Timothy P. Whalen, direttore del Getty Conservation Institute, in occasione dei 20 anni di attività dell’istituzione, accende i riflettori su recenti iniziative dell’Istituto nella Southern California
For over two decades the Getty Conservation Institute has happily and productively resided at the Getty Center. Our first home, from 1985 to 1996, was an industrial park in the Marina del Rey neighborhood of Los Angeles. In the summer of 1996, as construction of the Getty Center was progressing, we relocated to our purpose-built laboratories and offices at the Center, the first of the Getty’s four programs to call the newly built campus home.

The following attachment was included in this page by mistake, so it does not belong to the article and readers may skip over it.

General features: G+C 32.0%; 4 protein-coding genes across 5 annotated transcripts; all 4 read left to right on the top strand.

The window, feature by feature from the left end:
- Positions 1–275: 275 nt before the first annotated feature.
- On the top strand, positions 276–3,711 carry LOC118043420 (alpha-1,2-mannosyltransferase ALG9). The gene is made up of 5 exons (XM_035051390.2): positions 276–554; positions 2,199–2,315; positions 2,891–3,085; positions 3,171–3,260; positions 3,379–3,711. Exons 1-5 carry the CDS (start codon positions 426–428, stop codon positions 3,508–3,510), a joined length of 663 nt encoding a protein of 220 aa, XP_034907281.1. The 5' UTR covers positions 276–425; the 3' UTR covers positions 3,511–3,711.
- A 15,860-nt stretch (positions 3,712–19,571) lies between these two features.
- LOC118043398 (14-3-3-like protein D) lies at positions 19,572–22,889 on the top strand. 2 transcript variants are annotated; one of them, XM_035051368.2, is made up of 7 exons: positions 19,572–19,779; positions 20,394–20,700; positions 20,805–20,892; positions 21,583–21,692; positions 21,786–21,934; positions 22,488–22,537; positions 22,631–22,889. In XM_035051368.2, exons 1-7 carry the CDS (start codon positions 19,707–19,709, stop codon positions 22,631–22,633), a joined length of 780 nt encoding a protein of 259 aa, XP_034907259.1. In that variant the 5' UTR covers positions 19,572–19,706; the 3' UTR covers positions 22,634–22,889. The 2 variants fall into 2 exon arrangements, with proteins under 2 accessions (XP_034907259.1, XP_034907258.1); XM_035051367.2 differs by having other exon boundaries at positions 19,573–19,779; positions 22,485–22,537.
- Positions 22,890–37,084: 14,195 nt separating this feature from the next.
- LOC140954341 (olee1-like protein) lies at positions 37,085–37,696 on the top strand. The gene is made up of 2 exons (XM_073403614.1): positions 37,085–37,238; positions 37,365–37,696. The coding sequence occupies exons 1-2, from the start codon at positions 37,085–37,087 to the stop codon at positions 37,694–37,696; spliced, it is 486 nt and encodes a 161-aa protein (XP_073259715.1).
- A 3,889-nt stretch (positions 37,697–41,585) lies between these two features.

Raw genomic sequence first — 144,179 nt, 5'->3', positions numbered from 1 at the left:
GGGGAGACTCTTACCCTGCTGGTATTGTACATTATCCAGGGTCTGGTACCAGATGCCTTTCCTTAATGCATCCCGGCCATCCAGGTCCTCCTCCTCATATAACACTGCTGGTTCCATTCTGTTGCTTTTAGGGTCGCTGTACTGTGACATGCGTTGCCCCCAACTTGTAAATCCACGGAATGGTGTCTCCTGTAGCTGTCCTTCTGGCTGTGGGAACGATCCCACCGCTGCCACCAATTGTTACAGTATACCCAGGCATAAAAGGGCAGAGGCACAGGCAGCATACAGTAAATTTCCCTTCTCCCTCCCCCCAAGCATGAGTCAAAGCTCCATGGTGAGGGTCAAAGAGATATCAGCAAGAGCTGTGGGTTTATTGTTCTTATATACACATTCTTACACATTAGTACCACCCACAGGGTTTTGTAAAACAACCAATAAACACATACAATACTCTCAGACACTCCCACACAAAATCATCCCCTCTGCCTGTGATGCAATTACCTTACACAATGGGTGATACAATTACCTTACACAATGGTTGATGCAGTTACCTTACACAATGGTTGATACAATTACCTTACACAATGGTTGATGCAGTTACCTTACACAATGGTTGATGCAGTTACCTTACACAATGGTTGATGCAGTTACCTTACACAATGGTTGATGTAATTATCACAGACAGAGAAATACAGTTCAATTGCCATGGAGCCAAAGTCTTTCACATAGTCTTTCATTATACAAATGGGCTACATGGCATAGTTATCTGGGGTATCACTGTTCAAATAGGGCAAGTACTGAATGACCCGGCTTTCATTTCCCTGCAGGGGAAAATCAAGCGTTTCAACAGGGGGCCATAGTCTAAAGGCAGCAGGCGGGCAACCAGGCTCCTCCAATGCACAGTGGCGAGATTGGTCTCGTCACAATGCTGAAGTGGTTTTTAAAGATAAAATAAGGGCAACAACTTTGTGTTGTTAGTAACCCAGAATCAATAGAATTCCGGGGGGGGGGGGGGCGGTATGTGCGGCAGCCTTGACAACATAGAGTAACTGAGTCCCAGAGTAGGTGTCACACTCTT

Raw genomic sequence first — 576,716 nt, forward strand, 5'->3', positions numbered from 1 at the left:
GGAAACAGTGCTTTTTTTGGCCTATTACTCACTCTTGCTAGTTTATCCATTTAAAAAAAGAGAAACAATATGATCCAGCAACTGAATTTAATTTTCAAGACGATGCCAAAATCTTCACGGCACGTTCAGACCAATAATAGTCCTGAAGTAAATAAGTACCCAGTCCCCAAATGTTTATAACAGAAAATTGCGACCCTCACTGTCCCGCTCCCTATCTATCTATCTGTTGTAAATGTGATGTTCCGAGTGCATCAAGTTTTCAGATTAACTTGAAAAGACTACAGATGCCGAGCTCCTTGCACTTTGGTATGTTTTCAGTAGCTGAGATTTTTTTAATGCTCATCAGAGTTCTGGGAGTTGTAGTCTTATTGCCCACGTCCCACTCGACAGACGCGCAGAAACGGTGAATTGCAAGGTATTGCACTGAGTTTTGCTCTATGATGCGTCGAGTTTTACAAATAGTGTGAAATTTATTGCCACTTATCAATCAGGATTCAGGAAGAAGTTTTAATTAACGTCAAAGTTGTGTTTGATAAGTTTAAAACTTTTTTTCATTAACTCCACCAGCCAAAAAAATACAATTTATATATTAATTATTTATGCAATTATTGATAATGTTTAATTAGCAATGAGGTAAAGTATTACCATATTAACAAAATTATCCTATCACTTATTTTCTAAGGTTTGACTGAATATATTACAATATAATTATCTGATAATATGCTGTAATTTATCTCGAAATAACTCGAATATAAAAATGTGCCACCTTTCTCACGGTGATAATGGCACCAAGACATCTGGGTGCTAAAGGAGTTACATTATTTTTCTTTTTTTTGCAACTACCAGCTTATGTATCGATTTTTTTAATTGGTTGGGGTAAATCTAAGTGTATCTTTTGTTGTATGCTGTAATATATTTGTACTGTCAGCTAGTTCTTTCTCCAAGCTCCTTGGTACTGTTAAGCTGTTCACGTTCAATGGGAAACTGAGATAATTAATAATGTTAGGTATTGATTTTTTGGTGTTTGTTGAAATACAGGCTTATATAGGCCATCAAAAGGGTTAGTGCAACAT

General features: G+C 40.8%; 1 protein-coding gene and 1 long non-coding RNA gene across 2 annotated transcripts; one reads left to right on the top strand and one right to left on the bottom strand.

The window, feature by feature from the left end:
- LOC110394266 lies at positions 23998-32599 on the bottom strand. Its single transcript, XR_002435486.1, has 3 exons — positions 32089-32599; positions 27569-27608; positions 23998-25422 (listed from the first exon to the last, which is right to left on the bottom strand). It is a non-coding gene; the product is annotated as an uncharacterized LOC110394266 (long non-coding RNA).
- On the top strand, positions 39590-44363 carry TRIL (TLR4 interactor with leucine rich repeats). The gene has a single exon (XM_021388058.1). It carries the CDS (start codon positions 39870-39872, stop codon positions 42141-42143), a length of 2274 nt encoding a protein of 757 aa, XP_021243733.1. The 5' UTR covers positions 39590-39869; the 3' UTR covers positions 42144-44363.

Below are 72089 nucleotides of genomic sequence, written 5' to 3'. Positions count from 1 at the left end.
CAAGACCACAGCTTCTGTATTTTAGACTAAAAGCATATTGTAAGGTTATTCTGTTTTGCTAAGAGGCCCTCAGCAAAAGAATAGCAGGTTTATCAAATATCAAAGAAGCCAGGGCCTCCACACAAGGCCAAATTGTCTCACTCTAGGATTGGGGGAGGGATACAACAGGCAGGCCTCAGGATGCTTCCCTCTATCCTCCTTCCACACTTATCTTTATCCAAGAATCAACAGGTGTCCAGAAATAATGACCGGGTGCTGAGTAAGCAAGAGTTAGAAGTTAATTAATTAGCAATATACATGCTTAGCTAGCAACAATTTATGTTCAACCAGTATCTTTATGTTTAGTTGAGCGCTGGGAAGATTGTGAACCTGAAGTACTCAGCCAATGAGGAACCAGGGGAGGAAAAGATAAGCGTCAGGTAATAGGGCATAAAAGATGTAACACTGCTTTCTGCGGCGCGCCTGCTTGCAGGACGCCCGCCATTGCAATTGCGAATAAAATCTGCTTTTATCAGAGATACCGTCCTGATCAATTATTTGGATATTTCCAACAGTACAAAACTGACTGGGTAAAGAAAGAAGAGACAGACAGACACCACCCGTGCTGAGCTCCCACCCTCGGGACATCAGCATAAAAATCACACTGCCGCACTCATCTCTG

Over the years, being at the Center has given us more than splendid views of the Pacific Ocean and Los Angeles. It has brought us closer to our talented and dedicated colleagues across the Getty and given us the opportunity to present our work through collaborative Getty exhibitions such as Jackson Pollock’s Mural, the Cave Temples of Dunhuang, and Making Art Concrete.
Yet while our physical home may be the Getty Center, our larger home is Los Angeles and Southern California—and it’s been our privilege, since even before the Center opened, to bring our expertise out into our city to help conserve, protect, and bring public access to its cultural heritage.
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